Feminism: Criminological Aspects - The Critique, Development Of Feminist Perspectives, Bibliography
Feminist perspectives in criminology developed in reaction to silences and gaps in mainstream criminology. According to the critique that feminists began to mount in the late 1960s and early 1970s, mainstream or traditional criminology was inadequate in five key respects: (1) it focused almost exclusively on male offenders; (2) it was androcentric in its understandings and interpretations of crime; (3) it paid little attention to crime victims; (4) it ignored sex differences in criminal justice processing; and (5) it disregarded the dynamics of gender and power. Although criminology claimed to be an objective social science, the field itself (feminists charged) was deeply biased and implicated in the maintenance of male domination. Feminist criminologists have aimed at including women in analyses of crime, taking power differentials into account, and contributing toward the elimination of inequalities based on gender and other personal characteristics.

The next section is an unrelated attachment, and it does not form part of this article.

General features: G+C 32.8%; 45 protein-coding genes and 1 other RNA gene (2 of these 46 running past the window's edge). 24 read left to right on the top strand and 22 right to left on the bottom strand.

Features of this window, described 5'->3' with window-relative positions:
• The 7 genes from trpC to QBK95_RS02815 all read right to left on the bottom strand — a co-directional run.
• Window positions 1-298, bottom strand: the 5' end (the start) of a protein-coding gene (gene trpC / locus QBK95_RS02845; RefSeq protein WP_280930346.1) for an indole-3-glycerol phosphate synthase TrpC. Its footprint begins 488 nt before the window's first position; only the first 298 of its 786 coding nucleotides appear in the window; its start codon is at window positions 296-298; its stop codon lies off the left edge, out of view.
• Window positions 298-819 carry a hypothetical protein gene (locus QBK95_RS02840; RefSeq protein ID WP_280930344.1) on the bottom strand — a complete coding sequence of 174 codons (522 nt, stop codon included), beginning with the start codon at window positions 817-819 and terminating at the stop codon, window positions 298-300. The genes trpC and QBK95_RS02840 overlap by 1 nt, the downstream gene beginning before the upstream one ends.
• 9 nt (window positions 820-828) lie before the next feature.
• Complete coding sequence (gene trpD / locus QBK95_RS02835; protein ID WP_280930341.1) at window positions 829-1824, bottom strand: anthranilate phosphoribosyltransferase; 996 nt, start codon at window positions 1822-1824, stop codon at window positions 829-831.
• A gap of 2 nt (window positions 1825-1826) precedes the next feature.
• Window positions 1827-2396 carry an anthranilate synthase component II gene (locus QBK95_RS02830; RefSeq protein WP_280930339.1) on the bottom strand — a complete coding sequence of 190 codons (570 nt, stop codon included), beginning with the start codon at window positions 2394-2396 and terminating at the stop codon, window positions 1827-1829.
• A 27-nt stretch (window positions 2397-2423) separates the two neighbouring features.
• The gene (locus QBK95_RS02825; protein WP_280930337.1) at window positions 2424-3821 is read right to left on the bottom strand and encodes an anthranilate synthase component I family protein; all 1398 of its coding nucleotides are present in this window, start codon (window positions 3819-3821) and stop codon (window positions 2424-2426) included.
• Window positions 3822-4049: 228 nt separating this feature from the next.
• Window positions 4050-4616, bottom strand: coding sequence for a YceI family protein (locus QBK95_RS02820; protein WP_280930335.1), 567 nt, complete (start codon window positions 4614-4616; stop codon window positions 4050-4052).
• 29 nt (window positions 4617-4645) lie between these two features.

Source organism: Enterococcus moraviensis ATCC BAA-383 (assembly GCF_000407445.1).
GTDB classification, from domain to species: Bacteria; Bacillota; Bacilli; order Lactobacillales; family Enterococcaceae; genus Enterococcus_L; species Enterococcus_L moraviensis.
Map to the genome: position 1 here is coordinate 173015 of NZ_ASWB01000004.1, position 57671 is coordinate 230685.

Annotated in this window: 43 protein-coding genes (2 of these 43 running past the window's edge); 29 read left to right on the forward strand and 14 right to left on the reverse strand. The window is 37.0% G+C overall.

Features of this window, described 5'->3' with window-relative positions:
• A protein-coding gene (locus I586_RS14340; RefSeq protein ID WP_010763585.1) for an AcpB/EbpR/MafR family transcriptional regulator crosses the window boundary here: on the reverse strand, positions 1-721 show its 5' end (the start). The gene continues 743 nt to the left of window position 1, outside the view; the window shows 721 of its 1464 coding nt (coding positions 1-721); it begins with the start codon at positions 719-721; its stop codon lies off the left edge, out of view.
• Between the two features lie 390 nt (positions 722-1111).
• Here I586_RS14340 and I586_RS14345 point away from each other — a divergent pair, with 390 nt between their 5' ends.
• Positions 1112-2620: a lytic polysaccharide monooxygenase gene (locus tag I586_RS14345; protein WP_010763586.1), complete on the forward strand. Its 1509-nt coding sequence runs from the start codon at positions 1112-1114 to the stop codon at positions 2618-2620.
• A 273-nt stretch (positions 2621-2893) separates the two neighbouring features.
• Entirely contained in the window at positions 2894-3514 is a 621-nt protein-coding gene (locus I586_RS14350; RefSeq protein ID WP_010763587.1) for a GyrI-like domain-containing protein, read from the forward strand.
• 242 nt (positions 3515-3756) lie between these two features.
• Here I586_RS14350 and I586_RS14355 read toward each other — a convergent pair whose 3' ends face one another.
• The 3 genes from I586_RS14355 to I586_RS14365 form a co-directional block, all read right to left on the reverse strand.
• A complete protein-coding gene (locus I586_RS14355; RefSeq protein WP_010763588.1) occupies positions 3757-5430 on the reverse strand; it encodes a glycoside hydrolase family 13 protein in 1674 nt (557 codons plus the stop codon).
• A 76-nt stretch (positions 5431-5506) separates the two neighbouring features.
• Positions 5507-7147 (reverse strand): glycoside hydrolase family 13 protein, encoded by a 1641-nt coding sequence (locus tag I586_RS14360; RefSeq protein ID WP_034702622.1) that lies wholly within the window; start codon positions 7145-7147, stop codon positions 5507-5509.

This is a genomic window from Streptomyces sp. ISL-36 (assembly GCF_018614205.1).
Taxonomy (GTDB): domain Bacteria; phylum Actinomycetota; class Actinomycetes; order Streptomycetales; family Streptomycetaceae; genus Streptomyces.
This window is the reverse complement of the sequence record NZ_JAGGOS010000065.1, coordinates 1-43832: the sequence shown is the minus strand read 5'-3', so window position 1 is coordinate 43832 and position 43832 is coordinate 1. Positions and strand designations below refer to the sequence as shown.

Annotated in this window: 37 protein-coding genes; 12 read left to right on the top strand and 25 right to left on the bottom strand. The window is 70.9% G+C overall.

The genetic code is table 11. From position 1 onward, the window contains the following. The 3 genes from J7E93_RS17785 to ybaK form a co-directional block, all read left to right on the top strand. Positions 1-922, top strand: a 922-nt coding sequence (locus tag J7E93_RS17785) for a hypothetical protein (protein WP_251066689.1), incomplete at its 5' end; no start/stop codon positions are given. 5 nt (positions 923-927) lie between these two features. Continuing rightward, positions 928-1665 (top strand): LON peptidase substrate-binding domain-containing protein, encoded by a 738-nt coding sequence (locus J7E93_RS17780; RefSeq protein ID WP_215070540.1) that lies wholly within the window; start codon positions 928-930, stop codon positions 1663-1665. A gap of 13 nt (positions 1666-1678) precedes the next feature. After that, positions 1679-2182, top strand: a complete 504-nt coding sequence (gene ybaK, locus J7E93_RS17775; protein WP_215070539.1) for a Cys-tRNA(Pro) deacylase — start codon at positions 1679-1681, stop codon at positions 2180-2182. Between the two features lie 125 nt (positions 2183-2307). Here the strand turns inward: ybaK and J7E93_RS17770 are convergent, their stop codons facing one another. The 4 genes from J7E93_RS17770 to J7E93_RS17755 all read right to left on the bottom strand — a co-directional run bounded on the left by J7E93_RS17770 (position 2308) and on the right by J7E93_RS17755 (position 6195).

- Feminism: Legal Aspects - Early Efforts To Reform The Law Of Rape And Battering, The Second Wave Critique Of Rape Law
- Federal Criminal Law Enforcement - Structural Characteristics, Sources Of Structural Fragmentation: History And Politics, Coordination Challenges, Determining The Federal Role
- Feminism: Criminological Aspects - The Critique
- Feminism: Criminological Aspects - Development Of Feminist Perspectives
- Feminism: Criminological Aspects - Bibliography
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